Saturday, September 26, 2009

Lunch @ Restaurant Cafe Halle (Vienna Day 2)

Our second day we visited the Musuem Quarters in Vienna and had lunch at Restaurant Cafe Halle by accident. We were actually looking for Cafe Im Kunsthaus but ended up here even after asking for directions.

Despite ending up in the wrong restaurant we were pleasantly surprise at the quality of the food. I never thought normal cafes would serve up the kind of food we had here.

First up was my Roasted Beet Soup with Wasabi. From the really thick consistency and the color one could tell they used a lot of beets. The earthy beet flavor definitely shouted out and the wasabi despite being very subtle gave the soup a nice little zing. We were also served some Rye Bread to go with the soup.

Roast Beet Soup with Wasabi

Rye Bread to go with the Soup

For my main I had Roast Chicken Breast stuffed with Ricotta Cheese and Minced Chicken. The breast succulent and moist and the combination of ricotta cheese and minced meat stuffing added a lot of flavor to the breast.

Roast Chicken Breast stuffed with Minced Chicken and Ricotta Cheese

Zhao Phin had the Tapelspitz or Boiled Beef, Austria's national dish. The beef was served with Potato Rosti and Horseradish Cream and Apple Chutney. Despite it being cooked well-done the beef was quite tender. It wasn't bland either as it was boiled in a beef consomme which actually helped in drawing out the beefy flavor. The horseradish cream gave the beef a nice spicy flavor.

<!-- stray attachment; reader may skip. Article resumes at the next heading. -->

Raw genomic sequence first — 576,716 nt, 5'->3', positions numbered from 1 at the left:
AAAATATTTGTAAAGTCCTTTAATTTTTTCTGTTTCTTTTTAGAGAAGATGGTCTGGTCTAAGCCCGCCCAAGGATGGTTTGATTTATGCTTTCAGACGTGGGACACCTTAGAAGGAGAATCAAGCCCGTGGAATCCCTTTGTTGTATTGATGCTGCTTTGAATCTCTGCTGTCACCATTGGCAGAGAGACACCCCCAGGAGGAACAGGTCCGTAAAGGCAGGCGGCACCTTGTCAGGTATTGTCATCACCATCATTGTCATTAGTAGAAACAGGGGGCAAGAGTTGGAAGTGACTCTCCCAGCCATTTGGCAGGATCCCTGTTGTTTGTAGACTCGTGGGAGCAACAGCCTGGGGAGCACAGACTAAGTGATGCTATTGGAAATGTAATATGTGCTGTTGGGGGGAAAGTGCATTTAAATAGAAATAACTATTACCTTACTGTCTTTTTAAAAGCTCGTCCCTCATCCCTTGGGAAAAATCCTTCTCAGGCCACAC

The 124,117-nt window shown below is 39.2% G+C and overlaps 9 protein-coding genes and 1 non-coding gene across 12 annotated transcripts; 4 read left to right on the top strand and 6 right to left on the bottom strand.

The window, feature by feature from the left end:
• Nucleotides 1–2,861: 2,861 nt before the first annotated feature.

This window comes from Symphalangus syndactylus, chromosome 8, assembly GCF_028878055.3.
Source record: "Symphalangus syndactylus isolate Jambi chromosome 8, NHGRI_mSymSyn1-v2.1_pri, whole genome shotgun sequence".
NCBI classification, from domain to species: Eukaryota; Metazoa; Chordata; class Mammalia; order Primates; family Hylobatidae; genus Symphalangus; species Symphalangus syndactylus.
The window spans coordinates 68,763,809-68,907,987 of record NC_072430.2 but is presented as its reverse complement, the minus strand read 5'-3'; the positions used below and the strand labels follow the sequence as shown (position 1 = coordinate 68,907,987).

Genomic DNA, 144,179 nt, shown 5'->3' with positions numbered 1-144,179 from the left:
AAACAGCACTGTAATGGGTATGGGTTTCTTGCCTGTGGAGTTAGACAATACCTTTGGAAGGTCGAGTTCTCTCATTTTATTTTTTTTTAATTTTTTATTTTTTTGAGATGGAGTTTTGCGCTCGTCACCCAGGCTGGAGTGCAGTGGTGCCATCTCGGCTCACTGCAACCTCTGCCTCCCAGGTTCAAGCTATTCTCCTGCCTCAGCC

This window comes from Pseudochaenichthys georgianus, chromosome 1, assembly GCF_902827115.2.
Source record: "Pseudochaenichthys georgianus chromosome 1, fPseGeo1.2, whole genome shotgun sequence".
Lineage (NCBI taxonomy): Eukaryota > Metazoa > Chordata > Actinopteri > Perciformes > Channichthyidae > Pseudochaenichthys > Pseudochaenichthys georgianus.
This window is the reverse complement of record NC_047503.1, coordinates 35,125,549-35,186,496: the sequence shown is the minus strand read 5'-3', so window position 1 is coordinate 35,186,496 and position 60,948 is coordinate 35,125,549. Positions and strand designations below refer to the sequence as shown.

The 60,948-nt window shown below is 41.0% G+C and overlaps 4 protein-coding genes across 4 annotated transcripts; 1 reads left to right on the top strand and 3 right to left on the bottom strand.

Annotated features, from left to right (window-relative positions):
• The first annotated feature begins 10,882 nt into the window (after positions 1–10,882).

Boiled Beef with Mustard Cream and Apple Sauce served with Rosti

Horseraddish Cream and Apple Chutney to go with the Boiled Beef


Our food came up to 34 Euros which is not bad considering the large portions and good food that was served here. This is definitely a good place to stop by for lunch when visiting the Museum Quarter in Vienna.


Contact Information:
Address: Museumsplatz 1, A-1070 Wien
Tel: +43-1-523-7001

1 comment:

scott davidson said...

What an interesting blog, introduced by a thought-provoking photo. The unusual wall painting of the dwellings is also a strangely modern interpretation. Something like this hieroglyphic view of a park by Swiss painter Paul Klee, http://EN.WahooArt.com/A55A04/w.nsf/OPRA/BRUE-8LT475.
The image can be seen at wahooart.com who can supply you with a canvas print of it.